BLOOMFIELD, N.Y. (WROC) — The latest update to the New York State drought monitor (per July 8th, 2022) has most of Western New York and the Finger Lakes in the abnormally dry category. While this isn’t that unusual to see from time to time, local farmers are the ones feeling the effects of our changeable weather more often in their day-to-day life.

While last July areas across Western New York saw a large surplus of rainfall, this year including the summer so far have been abnormally dry with the Rochester airport running a rain deficit of almost two and a half inches for the year altogether. As a result, local farmers like Erin Bullock must put in the extra work just to care and maintain her crops. 

Erin Bullock, owner of Wild Hill Farm says, “So, I’ve been farming for over a decade in this area, so sometimes there’s a drought year and sometimes there’s a flood year, and so it makes my job, like radically different and so we have to just be ready for anything.“

Rain events so far this summer have been very localized with places like Victor down the street getting flooded while others have seen little to nothing. Erin says to keep crops happy she needs about an inch or so of rain every week; something that has been severely lacking on her farm lately.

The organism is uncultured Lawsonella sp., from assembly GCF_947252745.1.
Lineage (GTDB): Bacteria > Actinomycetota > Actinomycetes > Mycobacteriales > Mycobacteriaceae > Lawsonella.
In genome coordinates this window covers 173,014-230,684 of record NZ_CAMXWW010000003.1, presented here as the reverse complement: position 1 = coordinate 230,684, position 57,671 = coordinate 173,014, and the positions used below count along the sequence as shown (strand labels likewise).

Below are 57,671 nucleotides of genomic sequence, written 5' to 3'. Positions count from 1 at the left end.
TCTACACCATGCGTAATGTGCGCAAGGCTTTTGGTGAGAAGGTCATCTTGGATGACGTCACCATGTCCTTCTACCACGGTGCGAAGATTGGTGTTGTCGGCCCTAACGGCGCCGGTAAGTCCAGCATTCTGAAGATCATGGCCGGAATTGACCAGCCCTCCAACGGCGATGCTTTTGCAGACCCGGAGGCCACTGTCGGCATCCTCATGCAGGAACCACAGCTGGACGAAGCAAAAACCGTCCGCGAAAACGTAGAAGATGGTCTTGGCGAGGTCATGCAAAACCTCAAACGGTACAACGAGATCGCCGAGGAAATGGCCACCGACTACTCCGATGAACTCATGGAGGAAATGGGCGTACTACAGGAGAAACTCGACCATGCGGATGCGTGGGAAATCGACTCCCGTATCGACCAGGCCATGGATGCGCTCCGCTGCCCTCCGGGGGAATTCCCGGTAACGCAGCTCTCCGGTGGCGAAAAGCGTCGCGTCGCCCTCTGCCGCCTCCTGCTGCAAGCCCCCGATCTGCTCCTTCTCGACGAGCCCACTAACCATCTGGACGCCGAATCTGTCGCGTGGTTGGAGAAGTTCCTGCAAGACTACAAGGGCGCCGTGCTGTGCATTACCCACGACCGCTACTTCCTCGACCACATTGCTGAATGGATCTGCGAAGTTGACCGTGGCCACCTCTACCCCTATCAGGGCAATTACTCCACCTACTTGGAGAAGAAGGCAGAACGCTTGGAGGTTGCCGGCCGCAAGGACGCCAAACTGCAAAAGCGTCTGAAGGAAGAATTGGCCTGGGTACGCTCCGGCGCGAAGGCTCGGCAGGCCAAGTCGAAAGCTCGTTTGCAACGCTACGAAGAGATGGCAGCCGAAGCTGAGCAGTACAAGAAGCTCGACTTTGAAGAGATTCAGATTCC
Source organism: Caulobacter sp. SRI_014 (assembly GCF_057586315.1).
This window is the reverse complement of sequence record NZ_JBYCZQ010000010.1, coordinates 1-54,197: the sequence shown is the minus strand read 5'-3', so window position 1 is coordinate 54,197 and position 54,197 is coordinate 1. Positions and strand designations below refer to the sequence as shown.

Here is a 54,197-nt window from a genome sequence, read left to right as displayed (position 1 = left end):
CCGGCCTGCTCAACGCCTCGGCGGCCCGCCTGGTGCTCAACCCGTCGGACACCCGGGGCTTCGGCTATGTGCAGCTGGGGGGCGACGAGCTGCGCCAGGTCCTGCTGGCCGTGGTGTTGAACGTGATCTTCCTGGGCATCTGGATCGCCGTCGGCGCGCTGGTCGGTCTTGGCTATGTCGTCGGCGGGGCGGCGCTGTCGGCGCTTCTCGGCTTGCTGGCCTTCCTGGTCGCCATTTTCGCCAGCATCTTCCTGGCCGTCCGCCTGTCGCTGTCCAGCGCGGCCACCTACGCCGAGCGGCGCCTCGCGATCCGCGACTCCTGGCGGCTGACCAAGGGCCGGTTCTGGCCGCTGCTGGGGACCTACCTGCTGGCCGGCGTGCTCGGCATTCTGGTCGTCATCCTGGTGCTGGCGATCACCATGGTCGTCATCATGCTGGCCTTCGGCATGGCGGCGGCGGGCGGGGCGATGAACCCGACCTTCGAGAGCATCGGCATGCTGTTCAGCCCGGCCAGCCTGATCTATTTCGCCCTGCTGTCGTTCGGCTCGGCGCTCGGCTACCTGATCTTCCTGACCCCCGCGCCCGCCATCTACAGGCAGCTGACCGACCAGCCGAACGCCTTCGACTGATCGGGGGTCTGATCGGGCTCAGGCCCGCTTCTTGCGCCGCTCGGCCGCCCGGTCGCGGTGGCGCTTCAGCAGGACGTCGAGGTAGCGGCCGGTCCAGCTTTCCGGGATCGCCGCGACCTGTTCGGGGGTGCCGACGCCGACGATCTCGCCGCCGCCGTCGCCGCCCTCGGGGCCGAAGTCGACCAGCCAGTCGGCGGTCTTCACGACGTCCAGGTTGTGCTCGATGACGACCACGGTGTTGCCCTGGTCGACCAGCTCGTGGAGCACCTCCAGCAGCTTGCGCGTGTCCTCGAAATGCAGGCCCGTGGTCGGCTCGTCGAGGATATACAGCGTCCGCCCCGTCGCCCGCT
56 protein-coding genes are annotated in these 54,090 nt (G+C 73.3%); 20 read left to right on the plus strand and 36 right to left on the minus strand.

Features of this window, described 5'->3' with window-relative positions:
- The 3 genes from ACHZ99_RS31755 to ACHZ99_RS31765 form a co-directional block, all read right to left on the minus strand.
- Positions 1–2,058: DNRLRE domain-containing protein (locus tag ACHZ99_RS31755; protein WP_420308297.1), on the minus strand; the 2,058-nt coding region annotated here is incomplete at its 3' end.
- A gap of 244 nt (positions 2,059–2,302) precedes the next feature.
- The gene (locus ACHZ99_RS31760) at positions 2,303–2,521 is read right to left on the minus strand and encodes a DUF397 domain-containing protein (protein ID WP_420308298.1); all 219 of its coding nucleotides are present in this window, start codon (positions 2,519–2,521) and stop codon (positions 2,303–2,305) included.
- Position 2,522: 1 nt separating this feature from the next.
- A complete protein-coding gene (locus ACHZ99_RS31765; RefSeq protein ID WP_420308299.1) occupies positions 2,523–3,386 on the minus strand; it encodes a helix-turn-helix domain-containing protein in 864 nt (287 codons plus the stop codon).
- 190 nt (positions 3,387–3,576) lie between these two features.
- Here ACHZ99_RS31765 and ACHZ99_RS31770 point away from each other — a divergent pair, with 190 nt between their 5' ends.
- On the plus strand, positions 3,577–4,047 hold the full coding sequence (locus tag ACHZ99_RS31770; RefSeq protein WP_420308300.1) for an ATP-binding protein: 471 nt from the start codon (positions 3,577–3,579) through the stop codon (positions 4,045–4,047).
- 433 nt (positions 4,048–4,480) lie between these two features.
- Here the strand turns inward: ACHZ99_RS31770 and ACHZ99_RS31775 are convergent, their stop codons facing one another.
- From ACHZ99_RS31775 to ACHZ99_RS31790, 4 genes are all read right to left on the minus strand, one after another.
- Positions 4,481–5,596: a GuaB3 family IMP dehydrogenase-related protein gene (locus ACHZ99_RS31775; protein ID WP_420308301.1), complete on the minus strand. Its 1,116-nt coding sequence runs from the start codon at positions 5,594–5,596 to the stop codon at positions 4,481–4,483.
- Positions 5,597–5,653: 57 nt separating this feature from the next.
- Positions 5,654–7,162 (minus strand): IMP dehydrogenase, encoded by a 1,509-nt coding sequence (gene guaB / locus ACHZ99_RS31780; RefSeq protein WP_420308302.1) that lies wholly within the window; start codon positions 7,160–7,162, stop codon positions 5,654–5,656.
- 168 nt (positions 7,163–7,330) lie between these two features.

“So, we’re lucky to have a good irrigation system, so like we have onions in this field here and they need lots of water, so they would not size up into onions we probably wouldn’t even have a crop unless we irrigated them, so there are a lot of crops that just depend on irrigation,” Erin says.

Erin mentions that it’s been officially over three weeks since she’s seen measurable rainfall in her rain gauge onto the farm. When I asked her if that was normal, she said typical weather these days is out the window. 

“Summer can be winter, and spring can be fall and the seasons are all screwed up. I think climate change has just made my job so much more challenging, so I think a three-week drought I’ve seen it before, so I know how to deal with it, but it still stresses the crops out,” Erin says.

When more time and money is being spent on watering the crops, it means buyers of local produce experience higher costs; something to keep in mind is a possibility the next time you buy from your local farm this season.